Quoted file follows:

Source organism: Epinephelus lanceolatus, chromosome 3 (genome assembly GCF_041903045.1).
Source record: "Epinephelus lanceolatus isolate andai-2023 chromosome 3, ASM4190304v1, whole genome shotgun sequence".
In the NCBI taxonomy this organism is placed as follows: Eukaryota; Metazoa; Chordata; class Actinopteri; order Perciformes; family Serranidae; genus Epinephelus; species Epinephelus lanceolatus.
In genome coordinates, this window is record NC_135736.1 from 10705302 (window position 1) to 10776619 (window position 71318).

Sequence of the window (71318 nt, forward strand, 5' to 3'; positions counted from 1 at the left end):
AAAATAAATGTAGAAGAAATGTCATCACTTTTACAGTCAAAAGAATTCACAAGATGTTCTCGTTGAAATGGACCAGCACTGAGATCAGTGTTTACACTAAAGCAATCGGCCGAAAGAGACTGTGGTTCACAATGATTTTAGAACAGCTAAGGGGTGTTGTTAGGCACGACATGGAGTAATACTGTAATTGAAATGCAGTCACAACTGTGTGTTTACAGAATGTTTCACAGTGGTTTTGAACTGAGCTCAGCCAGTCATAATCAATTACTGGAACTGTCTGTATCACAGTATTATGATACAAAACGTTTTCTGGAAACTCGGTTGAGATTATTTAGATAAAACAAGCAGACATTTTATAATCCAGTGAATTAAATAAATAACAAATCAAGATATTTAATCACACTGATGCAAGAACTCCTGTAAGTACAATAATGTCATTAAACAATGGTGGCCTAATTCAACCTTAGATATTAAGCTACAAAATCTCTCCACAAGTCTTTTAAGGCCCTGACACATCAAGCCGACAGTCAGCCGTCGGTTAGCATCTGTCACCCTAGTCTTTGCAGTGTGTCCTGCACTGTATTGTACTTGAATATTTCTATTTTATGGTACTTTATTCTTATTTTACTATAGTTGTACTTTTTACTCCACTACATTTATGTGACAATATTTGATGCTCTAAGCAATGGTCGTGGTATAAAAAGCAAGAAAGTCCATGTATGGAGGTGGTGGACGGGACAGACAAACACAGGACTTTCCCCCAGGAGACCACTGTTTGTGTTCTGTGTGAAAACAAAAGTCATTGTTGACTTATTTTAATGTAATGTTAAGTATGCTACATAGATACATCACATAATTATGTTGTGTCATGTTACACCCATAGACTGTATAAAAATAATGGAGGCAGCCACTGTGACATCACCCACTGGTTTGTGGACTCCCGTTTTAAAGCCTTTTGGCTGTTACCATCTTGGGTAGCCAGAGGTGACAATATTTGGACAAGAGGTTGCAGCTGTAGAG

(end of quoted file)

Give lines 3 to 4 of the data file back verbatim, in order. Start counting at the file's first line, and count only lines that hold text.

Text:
In the NCBI taxonomy this organism is placed as follows: Eukaryota; Metazoa; Chordata; class Actinopteri; order Perciformes; family Serranidae; genus Epinephelus; species Epinephelus lanceolatus.
In genome coordinates, this window is record NC_135736.1 from 10705302 (window position 1) to 10776619 (window position 71318).